• 4. The device of embodiment 2, wherein the illumination beam from said optical source is incident along an axis intersecting the eye and passing through the pupil.
    • 5. The device of embodiment 1, wherein the illumination beam from said optical source has a width along a temporal-nasal axis of the wearer's eye, wherein the width is between about 25 microns and about 1.0 mm
    • 6. The device of embodiment 1, wherein the imaging system comprises a camera configured to track the wearer's eye.
    • 7. The device of embodiment 1, wherein said device is further configured to determine the health of the eye by matching a known pattern with the image captured by the imaging system.
    • 8. The device of embodiment 1, wherein said device is further configured to compare the image captured by the imaging system with a previously obtained image of the eye.
    • 9. The device of embodiment 1, wherein said light source comprises a fiber scanning device.
    • 10. The device of embodiment 1, further comprising an adaptable optics element configured to project the illumination beam to a particular portion of the wearer's eye.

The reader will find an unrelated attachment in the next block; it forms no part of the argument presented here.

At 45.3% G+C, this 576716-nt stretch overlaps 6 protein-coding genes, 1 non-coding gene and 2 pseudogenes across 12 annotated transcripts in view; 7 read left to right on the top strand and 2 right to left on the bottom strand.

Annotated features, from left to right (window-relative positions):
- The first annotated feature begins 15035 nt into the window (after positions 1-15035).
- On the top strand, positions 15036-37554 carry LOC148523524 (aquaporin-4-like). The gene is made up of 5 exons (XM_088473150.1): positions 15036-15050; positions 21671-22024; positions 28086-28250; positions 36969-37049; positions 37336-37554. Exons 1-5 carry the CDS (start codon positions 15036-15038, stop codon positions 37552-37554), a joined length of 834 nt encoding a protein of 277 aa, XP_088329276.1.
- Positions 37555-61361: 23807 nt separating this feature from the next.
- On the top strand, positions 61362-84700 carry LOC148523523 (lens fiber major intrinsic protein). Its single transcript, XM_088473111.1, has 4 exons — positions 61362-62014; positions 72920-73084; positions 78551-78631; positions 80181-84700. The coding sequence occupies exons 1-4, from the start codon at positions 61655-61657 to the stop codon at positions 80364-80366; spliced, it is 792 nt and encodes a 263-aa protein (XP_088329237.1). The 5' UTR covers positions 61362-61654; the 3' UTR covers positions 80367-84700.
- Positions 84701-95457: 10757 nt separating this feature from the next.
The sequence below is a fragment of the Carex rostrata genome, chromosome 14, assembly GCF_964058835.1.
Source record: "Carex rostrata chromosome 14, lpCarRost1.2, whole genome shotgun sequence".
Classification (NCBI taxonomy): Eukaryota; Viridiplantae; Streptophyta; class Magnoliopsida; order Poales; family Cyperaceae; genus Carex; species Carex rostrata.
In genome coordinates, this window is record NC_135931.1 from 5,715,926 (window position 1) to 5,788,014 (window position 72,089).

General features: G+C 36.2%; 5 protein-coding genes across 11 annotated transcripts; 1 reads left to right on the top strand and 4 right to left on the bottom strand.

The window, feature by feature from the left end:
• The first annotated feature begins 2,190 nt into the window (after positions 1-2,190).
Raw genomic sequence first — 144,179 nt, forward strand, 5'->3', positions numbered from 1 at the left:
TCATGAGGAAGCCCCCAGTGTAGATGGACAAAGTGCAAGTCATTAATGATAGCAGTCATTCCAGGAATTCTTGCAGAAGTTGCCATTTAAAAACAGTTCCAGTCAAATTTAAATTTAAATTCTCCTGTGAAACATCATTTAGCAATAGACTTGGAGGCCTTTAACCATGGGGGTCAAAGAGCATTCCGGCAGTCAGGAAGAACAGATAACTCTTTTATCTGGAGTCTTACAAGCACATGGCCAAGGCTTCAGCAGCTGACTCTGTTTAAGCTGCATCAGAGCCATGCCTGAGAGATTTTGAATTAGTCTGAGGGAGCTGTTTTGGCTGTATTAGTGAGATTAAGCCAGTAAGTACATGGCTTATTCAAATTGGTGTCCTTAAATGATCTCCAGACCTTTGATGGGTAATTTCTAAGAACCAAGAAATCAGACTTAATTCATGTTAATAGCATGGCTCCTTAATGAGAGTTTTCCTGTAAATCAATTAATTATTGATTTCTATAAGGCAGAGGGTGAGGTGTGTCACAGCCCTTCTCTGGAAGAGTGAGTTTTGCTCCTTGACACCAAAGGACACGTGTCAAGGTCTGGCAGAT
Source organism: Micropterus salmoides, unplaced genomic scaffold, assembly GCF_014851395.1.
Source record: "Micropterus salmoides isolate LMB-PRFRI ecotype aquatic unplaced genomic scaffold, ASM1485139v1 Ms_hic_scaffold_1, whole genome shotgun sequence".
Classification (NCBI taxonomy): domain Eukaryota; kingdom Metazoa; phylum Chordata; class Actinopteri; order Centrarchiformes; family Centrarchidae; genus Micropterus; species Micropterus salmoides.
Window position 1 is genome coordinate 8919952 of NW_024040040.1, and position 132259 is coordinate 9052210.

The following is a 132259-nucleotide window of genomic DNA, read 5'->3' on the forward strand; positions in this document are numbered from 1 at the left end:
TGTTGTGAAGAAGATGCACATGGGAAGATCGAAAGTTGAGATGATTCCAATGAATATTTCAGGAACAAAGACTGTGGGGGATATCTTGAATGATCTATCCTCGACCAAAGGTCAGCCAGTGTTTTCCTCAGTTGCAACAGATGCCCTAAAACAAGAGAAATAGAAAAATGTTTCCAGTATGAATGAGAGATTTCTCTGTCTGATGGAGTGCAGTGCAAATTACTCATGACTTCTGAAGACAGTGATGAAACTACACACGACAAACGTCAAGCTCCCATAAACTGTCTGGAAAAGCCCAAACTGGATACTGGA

• 11. The device of embodiment 10, wherein the adaptable optics element comprises a variable focus element.
    • 12. The device of embodiment 11, wherein the variable focus element comprises a membrane mirror.
    • 13. The device of embodiment 12, further comprising:
      • one or more electrodes coupled to the membrane mirror; and
      • a control system configured to selectively control the one or more electrodes to modify a shape of the membrane mirror.
    • 14. The device of embodiment 10, wherein the adaptable optics element is configured to change the angle of incidence of the illumination beam at the particular portion of the wearer's eye.
    • 15. The device of embodiment 10, wherein the adaptable optics element is configured to change the width of the illumination beam.
    • 16. The device of embodiment 10, wherein the adaptable optics element is configured to change the depth in the wearer's eye at which the illumination beam is focused.